Dialogue edit

[Wendy says grace at Thanksgiving dinner.]
Wendy Hood: Dear Lord, thank you for this Thanksgiving holiday. And for all the material possessions we have and enjoy. And for letting us white people kill all the Indians and steal their tribal lands. And stuff ourselves like pigs, even though children in Asia are being napalmed.
Ben Hood: Jesus! Enough, alright? Paul… roll?

Ben Hood: We were golfing. You know, golfing, to me, is something I'm supposed to enjoy. And I was on the goddamn golf team in college, so it's something one would assume I'd do well. I used to do well. But basically, these days, golfing for me is like hoeing... or plowing. It's like farming. And George Clair has obviously, in the mere two years since he's been with the firm, he's obviously been taking secret lessons with a golf pro. And I bet the entirety of his disposable income has been dedicated to humiliating me on the golf course. That guy talks nonstop throughout the entirety of the misery of the miserable 18 holes...
Janey Carver: Ben.
Ben Hood: On topics that are the supposed domain of my department.
Janey Carver: Ben.
Ben Hood: Yeah?
Janey Carver: You're boring me. I have a husband. I don't particularly feel the need for another.
Ben Hood: You have a point there. That's a very good point. We're having an affair. Right. An explicitly sexual relationship. Your needs, my needs. You're absolutely right.
Janey Carver: You better get dressed. The boys will be home soon.
Ben Hood: Gotcha.
[they both get out of bed]

Philip Edwards: Sometimes the shepherd needs the comfort of the sheep.
Elena Hood: I'm going to try hard not to understand the implications of that.

Philip Edwards: Perhaps you find in books what I try to find in people.
Elena Hood: That sounds vaguely like an insult.

Paul Hood: I've been thinking, Francis. You are one drug-addled, elitist freak. And when the revolution comes I do not want to be lined up with you and shot because you're fucking ripe for political reeducation. You know, like in the fields.
Francis Davenport: Let me enlighten you about something here. You and I exist on opposite sides of a great existential divide, that being your pathetic virginity on the one hand and my astonishing number of sexual conquests on the other. You're simply jealous.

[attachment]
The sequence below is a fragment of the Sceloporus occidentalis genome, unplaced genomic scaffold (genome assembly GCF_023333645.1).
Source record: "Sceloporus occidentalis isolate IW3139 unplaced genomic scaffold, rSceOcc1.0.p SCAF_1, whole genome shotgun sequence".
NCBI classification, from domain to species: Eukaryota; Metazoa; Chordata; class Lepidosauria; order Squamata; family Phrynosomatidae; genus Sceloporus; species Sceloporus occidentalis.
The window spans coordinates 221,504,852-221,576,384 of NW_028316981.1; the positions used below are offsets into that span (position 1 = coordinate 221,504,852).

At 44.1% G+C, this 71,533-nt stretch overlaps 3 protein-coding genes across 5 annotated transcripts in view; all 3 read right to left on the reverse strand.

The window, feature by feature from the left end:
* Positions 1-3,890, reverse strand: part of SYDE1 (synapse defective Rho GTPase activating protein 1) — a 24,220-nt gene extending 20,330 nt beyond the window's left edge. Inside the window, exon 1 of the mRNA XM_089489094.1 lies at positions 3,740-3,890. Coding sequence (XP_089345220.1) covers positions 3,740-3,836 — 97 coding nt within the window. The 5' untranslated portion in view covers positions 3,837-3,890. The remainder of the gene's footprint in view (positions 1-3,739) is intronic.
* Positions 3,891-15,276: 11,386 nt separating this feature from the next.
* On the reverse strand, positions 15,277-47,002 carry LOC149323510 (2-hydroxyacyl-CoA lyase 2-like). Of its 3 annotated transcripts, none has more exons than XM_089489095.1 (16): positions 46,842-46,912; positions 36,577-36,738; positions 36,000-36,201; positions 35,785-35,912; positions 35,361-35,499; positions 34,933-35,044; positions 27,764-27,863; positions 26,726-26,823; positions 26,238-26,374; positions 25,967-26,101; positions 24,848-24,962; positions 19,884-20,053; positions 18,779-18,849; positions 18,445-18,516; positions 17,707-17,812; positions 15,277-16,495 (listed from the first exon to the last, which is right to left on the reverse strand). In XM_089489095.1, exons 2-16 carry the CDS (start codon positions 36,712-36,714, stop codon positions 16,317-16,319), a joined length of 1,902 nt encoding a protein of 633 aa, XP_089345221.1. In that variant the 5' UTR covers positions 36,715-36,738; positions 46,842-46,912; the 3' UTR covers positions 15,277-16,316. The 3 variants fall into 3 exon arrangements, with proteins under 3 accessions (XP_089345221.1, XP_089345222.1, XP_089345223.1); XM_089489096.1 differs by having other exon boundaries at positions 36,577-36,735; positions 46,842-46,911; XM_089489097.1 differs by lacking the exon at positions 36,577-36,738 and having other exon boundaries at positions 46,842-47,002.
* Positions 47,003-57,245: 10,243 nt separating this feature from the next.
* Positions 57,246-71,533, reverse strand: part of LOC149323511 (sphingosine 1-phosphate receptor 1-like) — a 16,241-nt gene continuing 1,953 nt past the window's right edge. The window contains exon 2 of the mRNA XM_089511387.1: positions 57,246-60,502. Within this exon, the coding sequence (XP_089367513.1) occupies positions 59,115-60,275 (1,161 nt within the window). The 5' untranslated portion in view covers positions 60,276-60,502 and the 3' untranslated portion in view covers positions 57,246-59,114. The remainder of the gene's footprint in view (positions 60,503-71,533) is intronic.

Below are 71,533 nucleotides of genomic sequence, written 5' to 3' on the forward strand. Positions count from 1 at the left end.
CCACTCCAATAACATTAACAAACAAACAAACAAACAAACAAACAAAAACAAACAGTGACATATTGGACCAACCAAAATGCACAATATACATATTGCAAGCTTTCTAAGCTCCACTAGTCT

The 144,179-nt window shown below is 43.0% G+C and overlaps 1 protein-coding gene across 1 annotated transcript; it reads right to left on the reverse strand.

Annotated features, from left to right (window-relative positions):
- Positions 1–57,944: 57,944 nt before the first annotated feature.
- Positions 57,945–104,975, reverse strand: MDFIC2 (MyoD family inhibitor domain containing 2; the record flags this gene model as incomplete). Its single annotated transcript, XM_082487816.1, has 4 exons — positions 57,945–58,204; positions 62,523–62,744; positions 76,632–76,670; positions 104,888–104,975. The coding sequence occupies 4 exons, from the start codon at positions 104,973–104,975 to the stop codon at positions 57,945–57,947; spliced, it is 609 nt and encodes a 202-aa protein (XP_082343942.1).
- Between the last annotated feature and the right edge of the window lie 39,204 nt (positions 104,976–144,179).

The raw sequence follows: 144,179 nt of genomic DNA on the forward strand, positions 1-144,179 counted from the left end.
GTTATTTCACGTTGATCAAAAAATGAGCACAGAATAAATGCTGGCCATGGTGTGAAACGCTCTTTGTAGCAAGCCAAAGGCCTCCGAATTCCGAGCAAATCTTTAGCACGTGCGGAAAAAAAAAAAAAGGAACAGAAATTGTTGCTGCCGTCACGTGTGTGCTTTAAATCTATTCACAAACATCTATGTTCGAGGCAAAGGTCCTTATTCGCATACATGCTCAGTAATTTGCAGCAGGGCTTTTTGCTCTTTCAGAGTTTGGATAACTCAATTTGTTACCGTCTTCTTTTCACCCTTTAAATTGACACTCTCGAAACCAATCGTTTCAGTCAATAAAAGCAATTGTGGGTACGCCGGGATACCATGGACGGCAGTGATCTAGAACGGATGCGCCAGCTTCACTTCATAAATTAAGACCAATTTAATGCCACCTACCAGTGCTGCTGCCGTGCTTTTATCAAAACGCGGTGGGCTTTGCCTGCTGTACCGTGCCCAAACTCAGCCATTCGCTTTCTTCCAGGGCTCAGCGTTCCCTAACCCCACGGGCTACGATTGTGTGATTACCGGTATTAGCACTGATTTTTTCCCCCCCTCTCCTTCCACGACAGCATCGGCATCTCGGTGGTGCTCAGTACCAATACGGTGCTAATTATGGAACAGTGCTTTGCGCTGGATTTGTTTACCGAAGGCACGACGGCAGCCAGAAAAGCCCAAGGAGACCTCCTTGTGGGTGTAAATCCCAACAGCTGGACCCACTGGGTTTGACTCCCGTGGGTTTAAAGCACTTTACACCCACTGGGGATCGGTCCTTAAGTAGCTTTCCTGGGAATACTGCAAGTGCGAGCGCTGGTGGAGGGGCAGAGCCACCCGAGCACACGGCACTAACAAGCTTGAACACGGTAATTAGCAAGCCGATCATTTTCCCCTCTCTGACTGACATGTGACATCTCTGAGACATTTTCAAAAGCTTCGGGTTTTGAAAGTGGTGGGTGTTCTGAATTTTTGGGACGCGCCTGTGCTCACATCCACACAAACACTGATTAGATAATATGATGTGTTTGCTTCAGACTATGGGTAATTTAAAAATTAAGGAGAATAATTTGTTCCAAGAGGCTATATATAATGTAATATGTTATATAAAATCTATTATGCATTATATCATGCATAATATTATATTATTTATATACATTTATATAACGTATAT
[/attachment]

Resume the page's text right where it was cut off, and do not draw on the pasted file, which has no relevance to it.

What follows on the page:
Sandy Carver: Where are you going?
Mikey Carver: Out.
Sandy Carver: Its freezing!
Mikey Carver: Yeah
Sandy Carver: Then why are you going?
Mikey Carver: When it's freezing...because it means the molecules aren't moving, so when you breath, there's nothing in the air, you know, you breathe into your body, the molecules have stopped, it's clean.

Ben Hood: [Janey hands drink to Ben] Thanks. You having one?
Janey Carver: In a bit.
Ben Hood: [he leans his head onto Janey] You know, I think Elena might suspect something. Maybe, it's all for the better, you know? [he starts unbuttoning his shirt] Yesterday at dinner, she - Well, she didn't say anything. Has she acted funny to you? Have you noticed anything? [he takes his shirt off]
Janey Carver: Have I noticed anything?
Ben Hood: Mmm.
Janey Carver: I'm not married to her, Benjamin. You are. I think you've probably a better vantage point from which to observe her.
Ben Hood: Yeah, but... I've been working a lot lately and - No, that's not it. I... I guess maybe we're just on the verge of... saying something. Saying something to each other. On the verge.

Taglines edit

  • The American Dream was over. But the hangover was just beginning.
  • It was 1973, and the climate was changing.

Partial cast edit

External links edit